After Buddy was fired in January 1991, offensive coordinator Rich Kotite took over as head coach. We showed flashes. Finally even won a playoff game (1992-93 wildcard against the Saints). Had one of the best 1-2 WR combinations in football with Fred Barnett and Calvin Williams. But this version of the Eagles would soon be eclipsed by the fast-rising, new dynasty of the NFL, the Dallas Cowboys. Let’s jump to the Andy Reid era. The soft-spoken, ample, nice-guy coach brought the Eagles back to dominance in the 2000’s, building a team, like Buddy Ryan, that should have been championship heavy. During the Reid era, he brought us McNabb, Westbrook, TO (HOF), Dawkins (HOF), Trotter, Vincent, Vick, Shady, DJax, Akers, four Championship games, one Super Bowl appearance, but most of all, fourteen years of “Wait ‘til next year”. Almost every year after Reid’s first year as head coach, the Eagles were always expected to “go far”, if not “all the way”. In my 38 years of watching the Eagles, we have, for the most part, been a strong organization. Perennial threats to the title. But then, take January 2003, when the Eagles played in their second of four consecutive NFC Championship games. This time, against the Tampa Bay Buccaneers. The stage was set so perfectly. Veterans Stadium, the Eagles home since 1971, was scheduled to be demolished at the conclusion of the Phillies baseball season, making this the final Eagles game ever played at the “Vet”. The Buccaneers were an unbelievable 0-20 in games below 40 degrees. That day, it was 29 degrees. Weather notwithstanding, the Eagles were heavy favorites. The Oakland Raiders would beat the Tennessee Titans in the AFC Championship game later that night. As dominant as they had been all season, the Eagles could have a chance to not only win their first Super Bowl, but they could have avenged their loss to the Raiders in Super Bowl XV. But alas, somehow we blew all of our lines in a perfectly written script as the Eagles lost 27-10. (Ironically, they lost by that same score in Super Bowl XV.) And THAT’S what it meant to be an Eagles fan. Heartbreak. There’s that singer running out of breath and coughing again!

With Chip Kelly at the helm from 2013-2015, the Eagles were completely gutted and dismantled. Every great player we had was either cut or traded. Fans watched in horror as DeSean Jackson was released, Jeremy Maclin was released, LeSean “Shady” McCoy was traded (I’m STILL pissed about that one!), Nick Foles was traded, Michael Vick was released. It was like watching a quack doctor do surgery on a body without anesthesia.

By the time Kelly was fired in week 15 of the 2015 season, it was clear that the Eagles were completely in rebuild mode. Our perennial superstars were replaced by players like Sam Bradford, Mark Sanchez, Ryan Mathews, Jordan Mathews and Kiko Alonzo.


When Andy Reid’s coaching protegé (and former backup QB to both Brett Favre and Donovan McNabb) Doug Pederson was hired as head coach in 2016, we took comfort in the fact that Chip Kelly was now off to destroy another team. We drafted a young quarterback from North Dakota State (where??) named Carson Wentz. We still had the man Chip Kelly called “The Swiss Army Knife” (because he was such an incredibly versatile tool), the ageless Darren Sproles. As always, the “Wall”, Jason Peters would be on the line protecting Wentz’s back. The defense didn’t change too much, but they seemed at the very least, decent, so maybe a move here, a move there, and we’d be good.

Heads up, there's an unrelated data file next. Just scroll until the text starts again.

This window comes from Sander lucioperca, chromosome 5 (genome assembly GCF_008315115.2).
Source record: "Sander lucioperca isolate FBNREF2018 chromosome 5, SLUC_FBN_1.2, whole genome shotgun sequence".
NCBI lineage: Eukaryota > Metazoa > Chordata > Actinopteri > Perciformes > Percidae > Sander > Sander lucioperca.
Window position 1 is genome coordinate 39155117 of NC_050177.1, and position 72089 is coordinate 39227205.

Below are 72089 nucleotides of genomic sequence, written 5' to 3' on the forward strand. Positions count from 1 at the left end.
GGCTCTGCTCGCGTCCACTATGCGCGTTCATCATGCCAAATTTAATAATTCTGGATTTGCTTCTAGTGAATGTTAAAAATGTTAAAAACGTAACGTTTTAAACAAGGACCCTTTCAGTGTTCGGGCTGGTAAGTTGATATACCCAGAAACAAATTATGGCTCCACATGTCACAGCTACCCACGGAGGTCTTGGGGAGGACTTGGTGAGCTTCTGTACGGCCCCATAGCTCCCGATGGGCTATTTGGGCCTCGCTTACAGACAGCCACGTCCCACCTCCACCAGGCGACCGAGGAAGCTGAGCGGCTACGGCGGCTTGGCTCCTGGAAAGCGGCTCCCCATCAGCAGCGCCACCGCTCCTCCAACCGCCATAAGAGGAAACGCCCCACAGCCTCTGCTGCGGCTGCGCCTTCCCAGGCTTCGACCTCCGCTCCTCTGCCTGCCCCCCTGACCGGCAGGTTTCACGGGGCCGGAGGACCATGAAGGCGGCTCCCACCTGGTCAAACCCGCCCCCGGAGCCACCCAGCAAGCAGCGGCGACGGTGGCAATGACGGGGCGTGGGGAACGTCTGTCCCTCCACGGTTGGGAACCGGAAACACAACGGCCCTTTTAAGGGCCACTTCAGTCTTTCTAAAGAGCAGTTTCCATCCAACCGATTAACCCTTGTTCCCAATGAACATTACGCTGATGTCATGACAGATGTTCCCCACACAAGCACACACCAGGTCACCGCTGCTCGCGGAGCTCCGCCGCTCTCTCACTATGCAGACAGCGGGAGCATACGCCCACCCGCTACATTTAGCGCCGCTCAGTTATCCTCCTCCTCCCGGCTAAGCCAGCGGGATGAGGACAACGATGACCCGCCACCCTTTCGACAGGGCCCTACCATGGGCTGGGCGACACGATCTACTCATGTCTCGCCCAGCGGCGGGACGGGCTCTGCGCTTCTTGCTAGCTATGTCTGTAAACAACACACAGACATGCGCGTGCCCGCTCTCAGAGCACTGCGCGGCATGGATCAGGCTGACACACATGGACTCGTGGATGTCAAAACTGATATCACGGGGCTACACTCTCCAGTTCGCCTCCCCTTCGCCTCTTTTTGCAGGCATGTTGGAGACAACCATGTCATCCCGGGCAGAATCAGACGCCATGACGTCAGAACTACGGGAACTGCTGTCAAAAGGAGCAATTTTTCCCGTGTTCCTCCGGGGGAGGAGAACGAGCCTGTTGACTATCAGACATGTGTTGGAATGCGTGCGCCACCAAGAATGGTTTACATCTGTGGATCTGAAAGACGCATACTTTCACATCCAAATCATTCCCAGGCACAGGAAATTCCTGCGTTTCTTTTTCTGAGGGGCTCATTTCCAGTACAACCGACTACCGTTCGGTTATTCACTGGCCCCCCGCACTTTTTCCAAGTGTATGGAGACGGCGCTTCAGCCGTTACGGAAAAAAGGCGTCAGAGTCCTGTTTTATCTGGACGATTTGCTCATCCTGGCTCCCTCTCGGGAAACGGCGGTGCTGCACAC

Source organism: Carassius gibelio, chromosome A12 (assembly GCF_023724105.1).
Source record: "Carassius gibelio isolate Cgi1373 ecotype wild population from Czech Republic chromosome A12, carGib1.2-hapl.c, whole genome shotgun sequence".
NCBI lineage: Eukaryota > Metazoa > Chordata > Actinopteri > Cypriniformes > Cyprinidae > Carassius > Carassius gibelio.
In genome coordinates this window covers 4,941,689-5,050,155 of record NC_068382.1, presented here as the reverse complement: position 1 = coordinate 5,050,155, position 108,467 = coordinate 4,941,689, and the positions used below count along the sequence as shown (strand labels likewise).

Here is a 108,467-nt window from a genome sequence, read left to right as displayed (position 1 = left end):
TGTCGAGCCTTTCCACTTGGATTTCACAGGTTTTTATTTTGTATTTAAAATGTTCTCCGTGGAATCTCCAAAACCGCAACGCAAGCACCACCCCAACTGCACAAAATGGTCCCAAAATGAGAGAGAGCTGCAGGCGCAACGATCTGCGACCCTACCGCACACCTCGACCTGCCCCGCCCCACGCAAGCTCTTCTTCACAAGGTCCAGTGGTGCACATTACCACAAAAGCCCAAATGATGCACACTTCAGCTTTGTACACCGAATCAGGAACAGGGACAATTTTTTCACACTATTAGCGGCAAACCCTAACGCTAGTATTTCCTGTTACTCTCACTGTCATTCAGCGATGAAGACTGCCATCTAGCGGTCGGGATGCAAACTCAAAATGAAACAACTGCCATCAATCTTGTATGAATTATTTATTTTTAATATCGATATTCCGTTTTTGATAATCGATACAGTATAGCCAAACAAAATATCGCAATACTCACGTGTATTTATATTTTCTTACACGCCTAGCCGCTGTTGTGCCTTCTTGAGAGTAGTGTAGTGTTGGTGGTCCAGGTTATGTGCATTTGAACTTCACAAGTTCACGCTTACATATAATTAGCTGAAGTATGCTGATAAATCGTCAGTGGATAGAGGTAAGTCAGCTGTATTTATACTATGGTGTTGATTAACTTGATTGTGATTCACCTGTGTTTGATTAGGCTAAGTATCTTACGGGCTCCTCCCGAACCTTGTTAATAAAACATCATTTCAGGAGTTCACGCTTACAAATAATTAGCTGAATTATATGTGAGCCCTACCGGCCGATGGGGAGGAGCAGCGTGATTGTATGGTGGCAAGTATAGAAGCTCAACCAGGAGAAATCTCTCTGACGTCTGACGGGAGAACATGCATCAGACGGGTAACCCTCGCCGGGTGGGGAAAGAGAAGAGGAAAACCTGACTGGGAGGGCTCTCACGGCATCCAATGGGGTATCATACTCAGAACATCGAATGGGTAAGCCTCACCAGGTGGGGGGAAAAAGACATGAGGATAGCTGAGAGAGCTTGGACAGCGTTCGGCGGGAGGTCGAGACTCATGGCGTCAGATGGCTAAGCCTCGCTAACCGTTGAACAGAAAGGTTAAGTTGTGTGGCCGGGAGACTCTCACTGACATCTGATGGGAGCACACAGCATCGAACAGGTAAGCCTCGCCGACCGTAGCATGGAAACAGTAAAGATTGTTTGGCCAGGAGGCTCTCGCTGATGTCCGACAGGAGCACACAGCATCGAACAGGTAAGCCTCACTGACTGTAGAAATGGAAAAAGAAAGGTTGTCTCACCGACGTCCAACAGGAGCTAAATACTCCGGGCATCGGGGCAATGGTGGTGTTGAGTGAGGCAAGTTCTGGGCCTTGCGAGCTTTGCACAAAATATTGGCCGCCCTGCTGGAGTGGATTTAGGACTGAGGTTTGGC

The 2016-17 Eagles finished with a happily surprising 7-9 record. Most fans and writers expected the Eagles to finish 4-12 or 5-11. To win seven games with a rookie coach and a new cast seemed like a small victory.

In the offseason, the new cast got even newer. The Eagles acquired LeGarrette Blount, fresh off a Super Bowl win with the Patriots, as their number one RB. We also acquired all-star WRs, Alshon Jeffrey & Torrey Smith. There was also Ronald Darby, CB of the Buffalo Bills, who we acquired in a trade with WR Jordan Matthews. During the regular season in week 8, there was quite the surprise acquisition of Miami Dolphins RB Jay Ajayi. I wasn’t sure how I felt about that as LeGarrette Blount seemed to be doing a fine job by himself. But the more RBs, the merrier, I suppose. How much success could this team possibly have with so many newbies? I had to remind myself that this was rebuilding time. During the season, things got challenging as we lost many of our major players to major injuries. Darren Sproles, our swiss army knife, went down for the season with a devastating broken arm and leg in week three. There was Jordan Hicks, Jason Peters, Ronald Darby, and, of all people, Carson Wentz, making a run for league MVP, who tore his ACL in week 14.

Despite the injuries, the Eagles were still winning game after game. The season was almost feeling surreal. But after the injury to Wentz, us Eagles fans couldn’t help but feel impending doom. This wasn’t surreal, this was FO’ real! 😜 So much for the rebuild. Now what do we do this late into the season?

Nick Foles, who the Eagles had reacquired in the off-season, came off the bench. We figured there was no way the rusty Nick Foles could keep this train running smoothly. As he replaced the injured Wentz in the 3rd quarter of that high scoring shootout against the Rams, it seemed we’d be alright as he, in fact, did keep the train running smoothly as we won, 43-35. In the next game against the lowly Giants, the Eagles started off a shade slow, but Foles put up 2013-like numbers, as he went 24/38, 237, 4TD, 0 INT. We were good to go, it seemed.

Up next was a Monday night home game against the Raiders and their 26th-ranked pass defense. This should have been a redux against the Giants – a gimme. But games like this are why cynicism is at the core of every Eagles fan.

Let’s go back to 2010.